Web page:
On Sunday at CenturyLink Field against the Red Bulls, Evans and the rest of the Sounders back line will measure their progress since a 3-2 loss to San Jose in mid-March.

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New York Red Bulls forward Bradley Wright-Phillips has been called a goal poacher, a pest. He’s been called overrated, the beneficiary of more-talented teammates, a player whose production would shrivel without Thierry Henry’s helping hand.

Since-retired Sounders defender Djimi Traore called Wright-Phillips lucky after the 30-year-old forward dropped a hat trick on them last September in a 4-1 New York win.

“It’s not like he did something special,” Traore said. “He was just in the right place to finish.”


New York Red Bulls @ Sounders, 2 p.m., ESPN2

Much of the same, though, has been said about Chris Wondolowski. And the San Jose forward abused the Seattle defense so thoroughly in its only home loss so far this season that the Brad Evans Experiment was called into near-immediate question.

On Sunday at CenturyLink Field against the Red Bulls, Evans and the rest of the Sounders’ back line will measure their progress since that 3-2 loss in mid-March.

Seattle coach Sigi Schmid praised his converted center back following practice on Friday at Starfire Sports Complex – but he wouldn’t go as far as to say that Evans’ trial period is over.

“I’ve always thought that he could play there,” Schmid said. “That’s why I made the switch. Sometimes you’re right with those things and sometimes you’re wrong. But I think he’s adjusted fairly well and I think he’s more and more comfortable all the time.”

Wright-Phillips’ game is predicated on making defenders uncomfortable. He toes the edge of the offside line, constantly moving, muscles twitching, waiting for a sliver of space to open up.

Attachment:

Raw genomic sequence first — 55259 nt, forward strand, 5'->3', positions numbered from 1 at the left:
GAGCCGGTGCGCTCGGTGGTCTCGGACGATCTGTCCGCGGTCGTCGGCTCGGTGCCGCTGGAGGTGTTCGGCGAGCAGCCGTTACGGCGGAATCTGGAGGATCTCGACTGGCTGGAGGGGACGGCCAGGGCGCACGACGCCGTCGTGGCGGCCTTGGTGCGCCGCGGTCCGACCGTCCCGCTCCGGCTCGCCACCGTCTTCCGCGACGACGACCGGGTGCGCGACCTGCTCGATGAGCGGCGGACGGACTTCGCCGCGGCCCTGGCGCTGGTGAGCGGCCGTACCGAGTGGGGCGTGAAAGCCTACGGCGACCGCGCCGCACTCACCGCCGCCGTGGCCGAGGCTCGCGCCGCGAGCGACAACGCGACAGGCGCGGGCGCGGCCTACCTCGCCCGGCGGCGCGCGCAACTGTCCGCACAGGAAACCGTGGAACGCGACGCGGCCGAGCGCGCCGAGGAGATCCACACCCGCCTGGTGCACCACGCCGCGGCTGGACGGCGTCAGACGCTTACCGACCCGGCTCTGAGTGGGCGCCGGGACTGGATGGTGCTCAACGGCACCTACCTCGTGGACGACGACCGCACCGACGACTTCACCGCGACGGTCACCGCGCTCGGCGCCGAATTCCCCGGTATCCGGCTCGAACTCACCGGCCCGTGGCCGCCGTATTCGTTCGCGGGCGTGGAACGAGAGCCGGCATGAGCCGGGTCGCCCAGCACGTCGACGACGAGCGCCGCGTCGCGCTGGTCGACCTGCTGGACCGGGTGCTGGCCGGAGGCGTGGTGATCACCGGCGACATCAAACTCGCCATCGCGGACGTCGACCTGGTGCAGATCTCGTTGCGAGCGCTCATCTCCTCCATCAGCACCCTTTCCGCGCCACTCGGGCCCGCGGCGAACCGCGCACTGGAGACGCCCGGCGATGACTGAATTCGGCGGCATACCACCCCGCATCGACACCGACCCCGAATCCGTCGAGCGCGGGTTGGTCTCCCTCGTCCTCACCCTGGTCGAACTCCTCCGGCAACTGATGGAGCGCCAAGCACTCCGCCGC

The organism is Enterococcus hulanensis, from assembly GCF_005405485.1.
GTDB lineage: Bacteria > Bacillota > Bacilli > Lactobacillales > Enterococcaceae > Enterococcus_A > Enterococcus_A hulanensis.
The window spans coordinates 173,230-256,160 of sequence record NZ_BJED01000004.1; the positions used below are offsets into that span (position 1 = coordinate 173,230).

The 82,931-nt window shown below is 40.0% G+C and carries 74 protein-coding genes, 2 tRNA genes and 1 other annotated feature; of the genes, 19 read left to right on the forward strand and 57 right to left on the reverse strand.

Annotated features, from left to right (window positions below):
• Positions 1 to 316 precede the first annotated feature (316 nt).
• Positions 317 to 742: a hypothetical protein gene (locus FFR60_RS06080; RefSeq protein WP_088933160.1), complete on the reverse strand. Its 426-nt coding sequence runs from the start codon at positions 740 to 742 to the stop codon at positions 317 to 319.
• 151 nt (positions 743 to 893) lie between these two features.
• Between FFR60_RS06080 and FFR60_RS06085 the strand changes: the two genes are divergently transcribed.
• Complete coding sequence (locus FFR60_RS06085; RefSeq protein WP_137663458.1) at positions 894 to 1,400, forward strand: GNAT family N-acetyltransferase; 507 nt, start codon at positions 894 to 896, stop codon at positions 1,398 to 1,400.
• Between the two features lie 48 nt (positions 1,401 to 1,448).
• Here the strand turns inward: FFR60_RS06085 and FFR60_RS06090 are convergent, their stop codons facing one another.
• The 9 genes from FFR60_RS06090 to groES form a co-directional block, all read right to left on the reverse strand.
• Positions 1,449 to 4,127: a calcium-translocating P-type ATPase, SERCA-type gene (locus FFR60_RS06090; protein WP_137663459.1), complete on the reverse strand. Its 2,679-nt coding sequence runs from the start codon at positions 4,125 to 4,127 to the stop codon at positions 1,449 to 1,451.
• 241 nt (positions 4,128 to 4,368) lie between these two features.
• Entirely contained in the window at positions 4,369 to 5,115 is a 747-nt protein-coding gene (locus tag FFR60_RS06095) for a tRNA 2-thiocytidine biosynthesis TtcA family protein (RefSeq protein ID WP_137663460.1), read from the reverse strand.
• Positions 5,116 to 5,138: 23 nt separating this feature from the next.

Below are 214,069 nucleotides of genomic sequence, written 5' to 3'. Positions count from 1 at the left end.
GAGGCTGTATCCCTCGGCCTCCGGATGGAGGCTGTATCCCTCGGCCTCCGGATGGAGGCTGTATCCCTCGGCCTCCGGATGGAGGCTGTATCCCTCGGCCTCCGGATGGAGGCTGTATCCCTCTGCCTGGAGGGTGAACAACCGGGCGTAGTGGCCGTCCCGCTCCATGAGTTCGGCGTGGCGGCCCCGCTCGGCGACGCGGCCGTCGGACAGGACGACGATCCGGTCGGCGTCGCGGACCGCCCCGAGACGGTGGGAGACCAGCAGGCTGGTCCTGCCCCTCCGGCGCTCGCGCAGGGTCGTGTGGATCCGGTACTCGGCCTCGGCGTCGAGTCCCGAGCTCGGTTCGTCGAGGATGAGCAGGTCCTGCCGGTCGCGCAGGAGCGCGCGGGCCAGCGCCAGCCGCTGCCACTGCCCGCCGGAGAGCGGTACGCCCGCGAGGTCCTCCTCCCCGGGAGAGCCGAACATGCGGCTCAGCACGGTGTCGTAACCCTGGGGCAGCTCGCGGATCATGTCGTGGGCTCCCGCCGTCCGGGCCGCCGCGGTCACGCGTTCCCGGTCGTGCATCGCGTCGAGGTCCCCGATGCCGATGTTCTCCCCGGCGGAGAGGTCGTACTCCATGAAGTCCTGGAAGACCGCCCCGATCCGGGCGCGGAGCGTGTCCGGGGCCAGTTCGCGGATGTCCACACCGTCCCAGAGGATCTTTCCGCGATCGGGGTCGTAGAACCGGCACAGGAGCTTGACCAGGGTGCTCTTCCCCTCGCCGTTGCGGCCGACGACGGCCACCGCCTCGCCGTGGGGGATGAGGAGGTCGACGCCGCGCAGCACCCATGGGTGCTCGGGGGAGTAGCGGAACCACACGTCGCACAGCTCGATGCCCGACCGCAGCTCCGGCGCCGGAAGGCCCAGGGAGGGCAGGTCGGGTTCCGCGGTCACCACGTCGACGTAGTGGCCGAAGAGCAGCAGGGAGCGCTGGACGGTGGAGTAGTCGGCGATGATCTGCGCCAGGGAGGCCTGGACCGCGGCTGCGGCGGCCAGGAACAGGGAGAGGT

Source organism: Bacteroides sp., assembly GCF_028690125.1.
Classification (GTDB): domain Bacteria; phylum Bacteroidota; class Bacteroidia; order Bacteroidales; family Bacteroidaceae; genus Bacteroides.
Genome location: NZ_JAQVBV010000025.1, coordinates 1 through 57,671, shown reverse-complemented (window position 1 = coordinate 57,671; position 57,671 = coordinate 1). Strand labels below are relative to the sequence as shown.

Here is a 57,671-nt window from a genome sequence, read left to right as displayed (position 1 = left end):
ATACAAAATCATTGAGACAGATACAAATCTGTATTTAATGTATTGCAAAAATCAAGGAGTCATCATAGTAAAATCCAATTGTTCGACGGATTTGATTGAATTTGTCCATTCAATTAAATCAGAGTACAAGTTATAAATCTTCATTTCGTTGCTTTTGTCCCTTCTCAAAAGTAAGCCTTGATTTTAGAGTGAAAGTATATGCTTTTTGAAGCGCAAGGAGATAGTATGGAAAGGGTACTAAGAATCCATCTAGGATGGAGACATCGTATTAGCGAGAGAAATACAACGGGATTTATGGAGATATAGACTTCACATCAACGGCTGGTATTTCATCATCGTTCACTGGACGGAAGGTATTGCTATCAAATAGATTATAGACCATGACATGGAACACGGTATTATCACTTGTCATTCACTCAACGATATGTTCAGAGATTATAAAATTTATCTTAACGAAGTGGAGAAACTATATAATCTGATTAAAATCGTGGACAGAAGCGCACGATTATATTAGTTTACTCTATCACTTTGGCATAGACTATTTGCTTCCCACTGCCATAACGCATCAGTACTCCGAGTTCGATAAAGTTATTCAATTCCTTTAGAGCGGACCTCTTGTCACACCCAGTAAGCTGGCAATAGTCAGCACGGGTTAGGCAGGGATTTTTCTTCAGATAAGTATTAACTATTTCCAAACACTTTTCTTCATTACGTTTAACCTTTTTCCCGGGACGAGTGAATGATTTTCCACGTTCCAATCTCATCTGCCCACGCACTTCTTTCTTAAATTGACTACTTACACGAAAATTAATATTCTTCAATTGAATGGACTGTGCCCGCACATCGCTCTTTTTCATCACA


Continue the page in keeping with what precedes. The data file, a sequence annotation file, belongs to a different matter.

Take his third goal against Seattle last year at Red Bull Arena. The smoke from the celebratory flares was still hanging over the stadium from Wright-Phillips’ converted penalty kick when the forward burst up the seam between Seattle’s center back, finishing off his hat trick with a first-time shot. Switch off for a second, and he makes you pay.

Wright-Phillips scored 27 goals in 29 starts last year, tying both Wondolowski and former Tampa Bay striker Roy Lassiter for the league’s season record.

“(Wright-Phillips) is very similar,” Seattle defender Chad Marshall said of the Wondolowski comparison. “He’s very good in space, floating away from you and making a good run. It’s just about keeping your head on a swivel and knowing where they are at all times, trying to get two guys around him to limit his chances to get a shot off.”

Wright-Phillips is one of the few big-name holdovers from the team that reached the Eastern Conference finals last season. Henry and Tim Cahill are gone – as is, surprisingly, popular coach Mike Petke, who was let go before the season.

Yet the Red Bulls (4-2-5) have played well under new coach Jesse Marsch. Though it has won just one of its past four matches, New York enters the weekend third in the Eastern Conference with 17 points from 11 matches.

“Jesse has been able to change the style of the team,” Schmid said. “They’re a much more aggressive defensive team, and that’s allowed them to change their approach.”

The Red Bulls put on a full-field press, hounding opponents from the moment they receive the ball. They lead the league in tackles per game and rank fourth in interceptions.

The Red Bulls reflect the style of Wright-Phillips, their newly minted designated player, too. Like him, New York wants to force you out of your comfort zone. It tests your limits, hammers on the door until it glimpses an opening, forces you to beat yourself with a mistake.

And then it pounces.